Spokesperson for the UN High Commissioner for Human Rights: Ravina Shamdasani
Date: 21 February 2014
We are deeply concerned about the reported spike in executions in Iran since the beginning of this year. In just over seven weeks, at least 80 people have been executed. Some reliable sources indicate the figure could be as high as 95.
The majority of these executions were for drug-related offences, which do not meet the threshold in international law of “most serious crimes” for which the death penalty may be applied. A number of individuals were also executed in secret and at least seven people have been executed in public this year.
We are especially concerned about the reported execution in secret of Mr Hadi Rashedi and Mr Hashem Sha’bani Amouri, both members of the Ahwaz Arab community. Their executions were reportedly carried out last month (January) following proceedings that did not meet international fair trial and due process standards, as laid out in article 14 of the International Covenant on Civil and Political Rights. The two men were reportedly sentenced to death on ill-defined charges of “enmity against God” (Moharebeh), corruption on earth (Mofsid fil-arz) and acts against national security. They were allegedly denied access to a lawyer and their families for the first nine months of their detention, and reportedly subject to torture to force confessions. Various UN Special Rapporteurs and United Nations human rights mechanisms had previously expressed serious concerns about their sentences and appealed to the Government not to proceed with the executions.
An escalation in executions, including of political prisoners and individuals belonging to ethnic minority groups, was notable in the second half of 2013. At least 500 people are known to have been executed in 2013, including 57 in public. According to some sources, the figure may be as high as 625.
We regret that the new Government has not changed its approach to the death penalty and continues to impose capital punishment for a wide range of offences. We urge the Government to immediately halt executions and to institute a moratorium.
On a related note, the Secretary-General and the Special Rapporteur on the situation of human rights in the Islamic Republic of Iran are due to present their reports to the 25th session of the Human Rights Council in the coming weeks.
2) Papua New Guinea
We are concerned about incidents that took place on 17 February in the Regional Processing Centre on Manus Island, Papua New Guinea (PNG), that left one asylum seeker dead and 77 others wounded, 13 of them seriously. While the precise circumstances are not yet clear, it is alarming to see violence against the very individuals who seek protection.
We stress the importance of a prompt, transparent and independent investigation into the violence and welcome the initial steps taken by Papua New Guinea and Australia in this regard. This incident underscores the need for independent monitors to be given full and immediate access to the Regional Processing Centre. We have been concerned at reports on the harsh conditions faced by asylum seekers in the processing centres in PNG and Nauru and, the serious impact of such inadequate conditions on their physical and mental health.
It has been reported that private security forces have been involved in the violence. We stress that States maintain their human rights obligations when they privatise delivery of services such as security, and must take steps to investigate, redress and punish human rights abuses by third parties.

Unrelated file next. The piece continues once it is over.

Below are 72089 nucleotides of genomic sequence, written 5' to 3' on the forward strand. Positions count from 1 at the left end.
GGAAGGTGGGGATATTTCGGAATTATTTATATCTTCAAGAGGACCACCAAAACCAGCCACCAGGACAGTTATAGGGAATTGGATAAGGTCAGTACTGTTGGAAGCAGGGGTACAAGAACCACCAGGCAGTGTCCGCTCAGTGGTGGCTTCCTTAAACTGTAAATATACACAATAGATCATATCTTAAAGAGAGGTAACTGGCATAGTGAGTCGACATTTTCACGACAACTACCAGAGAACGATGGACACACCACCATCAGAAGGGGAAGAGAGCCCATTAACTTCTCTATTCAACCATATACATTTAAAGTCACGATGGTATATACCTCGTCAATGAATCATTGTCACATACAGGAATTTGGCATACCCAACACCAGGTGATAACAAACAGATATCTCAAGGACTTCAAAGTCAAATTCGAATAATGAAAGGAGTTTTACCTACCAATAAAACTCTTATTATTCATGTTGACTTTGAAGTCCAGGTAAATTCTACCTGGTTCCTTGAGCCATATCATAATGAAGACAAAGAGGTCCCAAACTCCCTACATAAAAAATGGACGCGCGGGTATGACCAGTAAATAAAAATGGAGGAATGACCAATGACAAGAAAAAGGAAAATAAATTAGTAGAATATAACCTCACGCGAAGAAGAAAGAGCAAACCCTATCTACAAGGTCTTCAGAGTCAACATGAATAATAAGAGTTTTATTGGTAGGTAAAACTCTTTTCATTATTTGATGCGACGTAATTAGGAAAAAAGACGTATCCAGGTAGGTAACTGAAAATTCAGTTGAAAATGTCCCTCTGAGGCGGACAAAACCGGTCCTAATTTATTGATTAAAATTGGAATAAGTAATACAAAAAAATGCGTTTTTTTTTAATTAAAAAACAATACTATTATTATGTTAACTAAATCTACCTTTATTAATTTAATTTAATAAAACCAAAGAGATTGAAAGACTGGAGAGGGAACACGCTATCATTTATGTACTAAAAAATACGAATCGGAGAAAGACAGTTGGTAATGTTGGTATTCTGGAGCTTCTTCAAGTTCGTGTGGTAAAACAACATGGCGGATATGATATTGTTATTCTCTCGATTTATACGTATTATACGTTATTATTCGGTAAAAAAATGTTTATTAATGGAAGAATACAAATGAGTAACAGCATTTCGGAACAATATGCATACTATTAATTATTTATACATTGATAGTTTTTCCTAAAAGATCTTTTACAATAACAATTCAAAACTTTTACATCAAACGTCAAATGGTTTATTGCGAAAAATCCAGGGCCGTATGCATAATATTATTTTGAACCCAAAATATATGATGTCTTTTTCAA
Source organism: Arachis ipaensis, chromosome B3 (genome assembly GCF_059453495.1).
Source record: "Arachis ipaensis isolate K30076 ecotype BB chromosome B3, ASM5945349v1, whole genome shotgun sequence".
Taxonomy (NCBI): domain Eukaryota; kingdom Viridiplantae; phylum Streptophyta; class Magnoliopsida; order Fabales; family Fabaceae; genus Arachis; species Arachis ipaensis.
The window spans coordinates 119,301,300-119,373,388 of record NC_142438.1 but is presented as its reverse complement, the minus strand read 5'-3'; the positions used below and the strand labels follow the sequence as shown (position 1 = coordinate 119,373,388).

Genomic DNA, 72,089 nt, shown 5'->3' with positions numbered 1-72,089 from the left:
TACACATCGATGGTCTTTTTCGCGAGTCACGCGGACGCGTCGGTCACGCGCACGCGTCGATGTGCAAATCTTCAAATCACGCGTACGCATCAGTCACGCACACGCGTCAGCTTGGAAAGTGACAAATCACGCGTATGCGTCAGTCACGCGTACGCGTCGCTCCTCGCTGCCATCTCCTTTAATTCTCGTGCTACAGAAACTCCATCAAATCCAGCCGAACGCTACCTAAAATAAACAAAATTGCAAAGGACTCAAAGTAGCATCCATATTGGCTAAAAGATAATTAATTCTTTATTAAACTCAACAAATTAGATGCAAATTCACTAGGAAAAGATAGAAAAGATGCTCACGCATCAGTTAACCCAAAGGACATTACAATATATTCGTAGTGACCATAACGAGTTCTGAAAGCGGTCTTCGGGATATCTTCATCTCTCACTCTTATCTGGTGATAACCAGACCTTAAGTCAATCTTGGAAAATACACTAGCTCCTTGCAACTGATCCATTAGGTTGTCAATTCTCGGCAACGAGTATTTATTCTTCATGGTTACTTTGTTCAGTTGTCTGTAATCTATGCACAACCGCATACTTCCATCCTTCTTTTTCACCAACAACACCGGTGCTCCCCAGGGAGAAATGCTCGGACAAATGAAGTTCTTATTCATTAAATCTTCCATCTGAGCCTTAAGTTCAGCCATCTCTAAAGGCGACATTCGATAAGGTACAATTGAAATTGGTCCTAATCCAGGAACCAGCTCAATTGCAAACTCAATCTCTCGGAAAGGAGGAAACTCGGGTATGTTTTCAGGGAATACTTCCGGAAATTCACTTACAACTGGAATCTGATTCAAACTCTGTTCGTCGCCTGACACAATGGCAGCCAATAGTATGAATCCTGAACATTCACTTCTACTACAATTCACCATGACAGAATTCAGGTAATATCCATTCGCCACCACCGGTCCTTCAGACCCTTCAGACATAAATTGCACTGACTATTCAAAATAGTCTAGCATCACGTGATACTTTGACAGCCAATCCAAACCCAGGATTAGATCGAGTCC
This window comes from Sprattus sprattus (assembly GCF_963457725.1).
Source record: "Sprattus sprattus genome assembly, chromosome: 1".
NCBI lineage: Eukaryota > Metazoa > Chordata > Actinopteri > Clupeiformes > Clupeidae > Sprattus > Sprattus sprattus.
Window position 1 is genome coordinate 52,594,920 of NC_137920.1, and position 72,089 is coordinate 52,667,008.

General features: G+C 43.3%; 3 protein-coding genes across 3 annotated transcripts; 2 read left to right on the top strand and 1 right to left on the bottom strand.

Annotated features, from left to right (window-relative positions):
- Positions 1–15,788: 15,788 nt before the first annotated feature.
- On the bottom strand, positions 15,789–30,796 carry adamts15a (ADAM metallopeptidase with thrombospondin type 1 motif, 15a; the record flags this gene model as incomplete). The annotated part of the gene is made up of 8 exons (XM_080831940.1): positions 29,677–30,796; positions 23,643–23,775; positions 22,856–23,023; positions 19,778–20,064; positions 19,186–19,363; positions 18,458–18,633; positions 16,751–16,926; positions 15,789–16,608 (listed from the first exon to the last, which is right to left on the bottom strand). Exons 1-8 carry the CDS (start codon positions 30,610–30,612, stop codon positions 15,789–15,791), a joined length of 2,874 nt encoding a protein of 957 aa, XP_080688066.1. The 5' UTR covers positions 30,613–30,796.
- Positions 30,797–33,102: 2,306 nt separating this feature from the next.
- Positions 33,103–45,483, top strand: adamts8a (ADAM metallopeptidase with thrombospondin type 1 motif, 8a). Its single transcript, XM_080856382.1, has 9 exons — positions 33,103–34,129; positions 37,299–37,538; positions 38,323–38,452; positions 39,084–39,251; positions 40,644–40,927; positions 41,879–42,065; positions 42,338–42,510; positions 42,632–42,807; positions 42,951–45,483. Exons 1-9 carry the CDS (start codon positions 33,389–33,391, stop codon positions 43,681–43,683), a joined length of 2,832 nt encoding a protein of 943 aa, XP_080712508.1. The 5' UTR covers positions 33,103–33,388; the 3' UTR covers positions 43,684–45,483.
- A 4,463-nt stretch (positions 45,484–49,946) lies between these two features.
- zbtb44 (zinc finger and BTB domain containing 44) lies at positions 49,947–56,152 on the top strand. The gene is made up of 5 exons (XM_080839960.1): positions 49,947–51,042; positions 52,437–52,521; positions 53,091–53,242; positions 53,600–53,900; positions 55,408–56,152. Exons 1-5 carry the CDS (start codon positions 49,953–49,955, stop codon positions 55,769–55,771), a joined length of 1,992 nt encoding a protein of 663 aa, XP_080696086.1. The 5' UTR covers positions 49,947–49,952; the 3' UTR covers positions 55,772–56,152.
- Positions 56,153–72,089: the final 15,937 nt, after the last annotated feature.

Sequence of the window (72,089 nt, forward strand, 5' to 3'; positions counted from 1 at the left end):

The violent incidents took place in a situation of heightened tensions in the Regional Processing Centre, where an estimated 1,340 asylum seekers are currently detained. In July and August 2013, Australia announced the introduction of Regional Resettlement Arrangements, whereby asylum seekers arriving to Australia by boat would be transferred to Papua New Guinea and Nauru for processing.
We stress the obligation of Australia, PNG and Nauru to ensure that the human rights of asylum seekers are protected in accordance with international standards. The practice of detaining migrants and asylum seekers arriving by boat on a mandatory, prolonged and potentially indefinite basis, without individual assessment, is inherently arbitrary. Moreover, alternatives to immigration detention should always be considered.
We encourage Australia, PNG and Nauru to review their Regional Resettlement Arrangements urgently to find principled solutions that are fully consistent with international human rights standards, including the right to seek asylum, the right to freedom from arbitrary detention, and the right to the highest attainable standard of physical and mental health.
The decision by the Court of Appeals in Haiti on 20 February in favour of opening new investigations into former President Jean-Claude Duvalier for crimes against humanity is a landmark step for Haitian justice in combating impunity for past human rights violations.
The three-judge panel stated that the acts allegedly committed by Mr. Duvalier qualified as crimes against humanity and did not fall under the statute of limitations; and that crimes against humanity are part of Haitian law as they pertain to customary international law by which Haiti is bound.
The judges found that there was significant evidence of Mr. Duvalier’s criminal responsibility in his capacity as Head of State as he did not take the necessary measures to prevent or punish the alleged crimes.
The court appointed one of its own members to act as investigating judge who will interview witnesses, including persons associated with Mr. Duvalier.
For more information or media requests, please contact Rupert Colville (+41 22 917 9767 / [email protected]) or Ravina Shamdasani (+41 22 917 9169 / [email protected]) or Cécile Pouilly (+41 22 917 9310 / [email protected] )
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